Frum Dating and Marriage

Judy and David's marriage ceremony

Judy and David’s Story

In case you’re not familiar with the word, “frum,” this is not a typo.  Frum is a term that refers to Jewish people who conduct themselves according to Judaism’s teachings.

Judy and David met online via, a site for people committed to living an observant Jewish lifestyle. They are generous in sharing their story, because they hope it will may inspire marriage-minded singles.

You don’t need to be a practicing Jewish person, or even Jewish, to gain ideas from their example for progressing from single-to-married. There are many ways to meet a potential partner, in person or online, and you are likely to find internet dating sites that fit your lifestyle and values, should you choose to explore that option.

Below, in their own words, Judy and David describe how they met, dated, and prepared for marriage.

Judy:  Yes, it CAN happen.  About one year ago, I noticed a man from Michigan checking out my profile (formerly Ayn Ode Milvado, a.k.a. AOM) on Frumster.  I quickly reviewed his profile and noticed that he seemed very spiritual – definitely a trait that was on my wishlist, he loves entertaining, he is a family man, but what really attracted me was his photo–the twinkle in his eye and the dishtowel in his hands.  I love cooking, and he washes dishes.  Could there be a better combo?  So I wrote to him.  The subject head was: A Man Who Does Dishes?David: Don’t ALL guys do dishes? I was checking out who was on Frumster right that minute and one woman caught my eye. I checked out her profile and she sounded interesting but she was far away in New York.  Just then I got a note from her – and I realized she might be interested in me.

Judy:  We spoke on and off for a while by email and on the phone, but both of us were dating people closer to home, and had other things going on.  When he wanted to just ‘be friends,” I told him no thanks, I already had plenty of friends and I was on Frumster for Tachlis. I had a targeted approach to dating.  In the five years I had been divorced, I’d had other relationships and didn’t want to waste time with another dead-end prospect.

David and I didn’t speak for a month or two.

David: I was dating a local woman and when she told me she was dating several others, I realized this probably wasn’t going anywhere. I went back on Frumster and I remembered some very friendly conversations with Judy–the things we had in common, like being disc jockeys in college.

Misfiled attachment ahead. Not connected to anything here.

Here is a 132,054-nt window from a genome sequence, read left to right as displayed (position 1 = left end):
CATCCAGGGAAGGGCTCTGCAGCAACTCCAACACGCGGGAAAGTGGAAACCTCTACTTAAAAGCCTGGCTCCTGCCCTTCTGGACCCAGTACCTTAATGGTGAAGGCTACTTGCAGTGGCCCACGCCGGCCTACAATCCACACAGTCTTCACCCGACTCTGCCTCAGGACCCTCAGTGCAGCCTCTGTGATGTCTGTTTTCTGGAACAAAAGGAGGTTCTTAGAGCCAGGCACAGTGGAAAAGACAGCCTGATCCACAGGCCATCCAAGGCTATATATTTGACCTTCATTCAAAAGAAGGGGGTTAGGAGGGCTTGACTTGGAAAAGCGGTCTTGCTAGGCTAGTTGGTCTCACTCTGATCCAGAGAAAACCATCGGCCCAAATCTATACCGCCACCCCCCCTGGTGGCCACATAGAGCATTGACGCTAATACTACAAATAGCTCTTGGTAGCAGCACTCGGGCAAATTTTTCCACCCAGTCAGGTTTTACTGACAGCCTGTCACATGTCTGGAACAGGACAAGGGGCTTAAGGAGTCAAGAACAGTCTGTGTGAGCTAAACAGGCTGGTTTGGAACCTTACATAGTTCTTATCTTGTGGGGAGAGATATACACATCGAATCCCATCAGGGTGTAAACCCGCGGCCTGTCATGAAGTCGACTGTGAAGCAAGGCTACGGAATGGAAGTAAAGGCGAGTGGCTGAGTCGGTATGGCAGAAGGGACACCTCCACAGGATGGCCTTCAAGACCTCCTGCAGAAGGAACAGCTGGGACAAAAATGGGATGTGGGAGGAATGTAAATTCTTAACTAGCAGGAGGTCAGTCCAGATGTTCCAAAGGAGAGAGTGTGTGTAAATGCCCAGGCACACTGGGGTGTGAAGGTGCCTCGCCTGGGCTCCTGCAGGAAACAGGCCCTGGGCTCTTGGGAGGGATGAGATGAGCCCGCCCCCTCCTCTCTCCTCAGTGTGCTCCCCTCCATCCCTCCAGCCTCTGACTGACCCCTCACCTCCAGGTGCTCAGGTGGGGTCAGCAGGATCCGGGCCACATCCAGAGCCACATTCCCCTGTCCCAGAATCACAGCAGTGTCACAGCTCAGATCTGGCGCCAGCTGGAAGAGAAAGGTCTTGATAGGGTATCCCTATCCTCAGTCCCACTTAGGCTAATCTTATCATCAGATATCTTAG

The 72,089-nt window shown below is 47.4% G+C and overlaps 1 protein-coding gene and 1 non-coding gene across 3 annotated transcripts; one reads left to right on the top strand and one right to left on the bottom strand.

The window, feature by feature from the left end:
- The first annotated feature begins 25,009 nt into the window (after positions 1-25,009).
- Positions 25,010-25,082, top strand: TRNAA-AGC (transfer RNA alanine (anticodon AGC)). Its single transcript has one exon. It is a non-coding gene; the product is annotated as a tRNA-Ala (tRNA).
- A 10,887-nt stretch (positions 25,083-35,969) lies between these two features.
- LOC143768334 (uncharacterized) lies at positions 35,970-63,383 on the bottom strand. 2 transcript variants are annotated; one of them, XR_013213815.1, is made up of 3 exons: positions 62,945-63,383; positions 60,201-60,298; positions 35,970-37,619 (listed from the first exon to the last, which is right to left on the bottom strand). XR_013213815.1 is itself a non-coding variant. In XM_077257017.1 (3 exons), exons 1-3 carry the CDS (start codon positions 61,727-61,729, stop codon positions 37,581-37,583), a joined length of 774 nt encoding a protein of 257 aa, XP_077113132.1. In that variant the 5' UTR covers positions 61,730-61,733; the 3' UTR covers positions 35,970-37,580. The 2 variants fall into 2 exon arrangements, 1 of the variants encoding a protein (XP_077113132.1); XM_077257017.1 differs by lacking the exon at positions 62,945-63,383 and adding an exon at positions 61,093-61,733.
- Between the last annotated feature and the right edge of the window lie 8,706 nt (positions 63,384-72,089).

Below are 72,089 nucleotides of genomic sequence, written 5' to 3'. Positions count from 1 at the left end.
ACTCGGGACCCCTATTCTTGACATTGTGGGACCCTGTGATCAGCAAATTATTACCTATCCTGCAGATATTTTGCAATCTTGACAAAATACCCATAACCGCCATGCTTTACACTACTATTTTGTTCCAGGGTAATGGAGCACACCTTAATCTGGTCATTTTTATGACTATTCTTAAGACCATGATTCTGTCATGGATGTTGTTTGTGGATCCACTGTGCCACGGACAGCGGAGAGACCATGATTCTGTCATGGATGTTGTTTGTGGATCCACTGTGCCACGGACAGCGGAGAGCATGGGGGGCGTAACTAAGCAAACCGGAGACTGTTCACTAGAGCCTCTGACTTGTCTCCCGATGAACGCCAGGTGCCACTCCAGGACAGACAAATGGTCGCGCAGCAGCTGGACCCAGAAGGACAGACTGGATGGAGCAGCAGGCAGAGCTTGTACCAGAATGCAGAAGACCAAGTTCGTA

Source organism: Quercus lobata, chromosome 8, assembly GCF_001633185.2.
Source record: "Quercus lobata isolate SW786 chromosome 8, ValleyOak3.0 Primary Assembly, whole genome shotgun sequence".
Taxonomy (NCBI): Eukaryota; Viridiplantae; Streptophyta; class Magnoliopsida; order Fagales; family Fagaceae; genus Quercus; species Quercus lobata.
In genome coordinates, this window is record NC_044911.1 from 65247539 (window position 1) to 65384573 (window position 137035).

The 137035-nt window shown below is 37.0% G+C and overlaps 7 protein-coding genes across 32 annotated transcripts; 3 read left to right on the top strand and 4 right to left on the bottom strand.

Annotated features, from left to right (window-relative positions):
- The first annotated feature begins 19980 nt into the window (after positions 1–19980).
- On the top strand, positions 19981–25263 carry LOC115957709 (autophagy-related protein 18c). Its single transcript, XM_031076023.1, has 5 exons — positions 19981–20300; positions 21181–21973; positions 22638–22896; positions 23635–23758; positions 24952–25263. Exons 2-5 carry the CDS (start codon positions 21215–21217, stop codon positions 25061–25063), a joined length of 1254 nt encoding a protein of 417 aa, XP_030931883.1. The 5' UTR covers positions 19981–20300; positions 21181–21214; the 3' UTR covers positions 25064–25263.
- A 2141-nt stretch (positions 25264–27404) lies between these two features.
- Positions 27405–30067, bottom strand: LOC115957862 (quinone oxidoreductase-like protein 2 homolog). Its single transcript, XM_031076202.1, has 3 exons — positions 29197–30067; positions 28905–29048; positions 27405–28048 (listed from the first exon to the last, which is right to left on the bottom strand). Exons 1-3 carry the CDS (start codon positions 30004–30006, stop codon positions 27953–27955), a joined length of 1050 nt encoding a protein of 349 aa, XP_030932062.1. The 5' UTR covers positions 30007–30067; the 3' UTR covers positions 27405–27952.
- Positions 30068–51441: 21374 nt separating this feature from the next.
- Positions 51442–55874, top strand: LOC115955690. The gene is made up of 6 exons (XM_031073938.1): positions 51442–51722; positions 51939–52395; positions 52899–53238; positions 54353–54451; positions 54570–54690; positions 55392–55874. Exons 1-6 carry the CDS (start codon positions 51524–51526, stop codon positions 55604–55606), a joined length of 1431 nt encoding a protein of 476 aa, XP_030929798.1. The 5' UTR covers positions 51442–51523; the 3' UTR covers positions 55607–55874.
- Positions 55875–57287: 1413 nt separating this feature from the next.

Judy:  Shortly before the three weeks he contacted me again and asked if I was seeing anyone.I had just broken up with someone, and was “available.”  So was he.

He said he was ready to date me for tachlis and asked if he could come in to NY to meet. The Shabbat was Shabbat Nachamu and I had a choice of either going to one of the biggest singles’ Shabbatons of the year or meeting David.  I decided to put my money on David. I picked him up at the airport and deposited him by a friend.  I hosted all the meals that Shabbat.  My friends and family, including my eldest son and his wife and baby were there.

Since David is a pediatrician, they loved the free medical advice.  It was nice to have a “second opinion” on David – all thought he was terrific. Motzai Shabbat we went on a date—finally alone together—and we asked and answered the kind of questions one would generally ask on a shidduch interview first date.  I was honest and pointed and confronted him about some of the things that concerned me.  I liked his answers and thought there was potential.  I drove him to the airport on Sunday afternoon and he didn’t indicate whether or not he would call me again.  I hoped that he would.

David: That first date was quite a doozy.  Here I am meeting this nice woman for the first time. We had a fabulous Shabbos with the best food I ever had and I met her wonderful loving family. On Motzai Shabbos we were at a romantic outdoor garden on the banks of the Hudson River, sipping drinks, and Judy mentioned that she knew someone I had dated in the past and had some questions. I answered her questions, but it was intense. I was surprised at what a small world it is and that everybody seems to know each other. After we settled those issues we had a wonderful time and I was really looking forward to getting to know Judy better.

Judy:  A few days later, just as I’d given up hope, he called.  We had a nice conversation and he said he’d like to come back to NY again. He made another date quickly and, a few weeks later, I set him up to stay at another friend’s home for Shabbat.

This time we got together with his daughter who was in town on Sunday.  My younger son came along.  We went to a museum together and the four of us had fun trying to find a bathroom amid all the exhibits.  Before he left he asked me if I would come to Ann Arbor to visit him.  I told him I’d love to.  At that point I wiped my profile off of Frumster.  I had high hopes and was willing to speculate that David was the real deal—everything I’d been looking for.  Frumster had done its job.